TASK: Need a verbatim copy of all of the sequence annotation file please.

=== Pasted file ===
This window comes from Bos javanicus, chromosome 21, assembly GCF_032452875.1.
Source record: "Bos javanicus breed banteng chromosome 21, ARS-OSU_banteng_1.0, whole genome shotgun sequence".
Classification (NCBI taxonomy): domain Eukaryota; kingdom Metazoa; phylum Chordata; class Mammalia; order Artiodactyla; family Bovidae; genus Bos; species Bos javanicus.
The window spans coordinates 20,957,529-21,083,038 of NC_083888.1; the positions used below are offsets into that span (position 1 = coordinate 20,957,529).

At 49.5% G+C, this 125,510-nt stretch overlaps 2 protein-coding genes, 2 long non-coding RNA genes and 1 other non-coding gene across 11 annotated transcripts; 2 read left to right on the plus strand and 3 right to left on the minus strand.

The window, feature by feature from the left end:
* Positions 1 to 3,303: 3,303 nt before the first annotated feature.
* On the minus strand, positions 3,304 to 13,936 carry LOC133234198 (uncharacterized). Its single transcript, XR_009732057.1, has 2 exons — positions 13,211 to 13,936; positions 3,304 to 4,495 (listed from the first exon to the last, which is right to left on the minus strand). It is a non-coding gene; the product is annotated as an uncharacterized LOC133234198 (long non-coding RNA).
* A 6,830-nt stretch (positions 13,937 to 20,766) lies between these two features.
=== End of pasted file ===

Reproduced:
This window comes from Bos javanicus, chromosome 21, assembly GCF_032452875.1.
Source record: "Bos javanicus breed banteng chromosome 21, ARS-OSU_banteng_1.0, whole genome shotgun sequence".
Classification (NCBI taxonomy): domain Eukaryota; kingdom Metazoa; phylum Chordata; class Mammalia; order Artiodactyla; family Bovidae; genus Bos; species Bos javanicus.
The window spans coordinates 20,957,529-21,083,038 of NC_083888.1; the positions used below are offsets into that span (position 1 = coordinate 20,957,529).

At 49.5% G+C, this 125,510-nt stretch overlaps 2 protein-coding genes, 2 long non-coding RNA genes and 1 other non-coding gene across 11 annotated transcripts; 2 read left to right on the plus strand and 3 right to left on the minus strand.

The window, feature by feature from the left end:
* Positions 1 to 3,303: 3,303 nt before the first annotated feature.
* On the minus strand, positions 3,304 to 13,936 carry LOC133234198 (uncharacterized). Its single transcript, XR_009732057.1, has 2 exons — positions 13,211 to 13,936; positions 3,304 to 4,495 (listed from the first exon to the last, which is right to left on the minus strand). It is a non-coding gene; the product is annotated as an uncharacterized LOC133234198 (long non-coding RNA).
* A 6,830-nt stretch (positions 13,937 to 20,766) lies between these two features.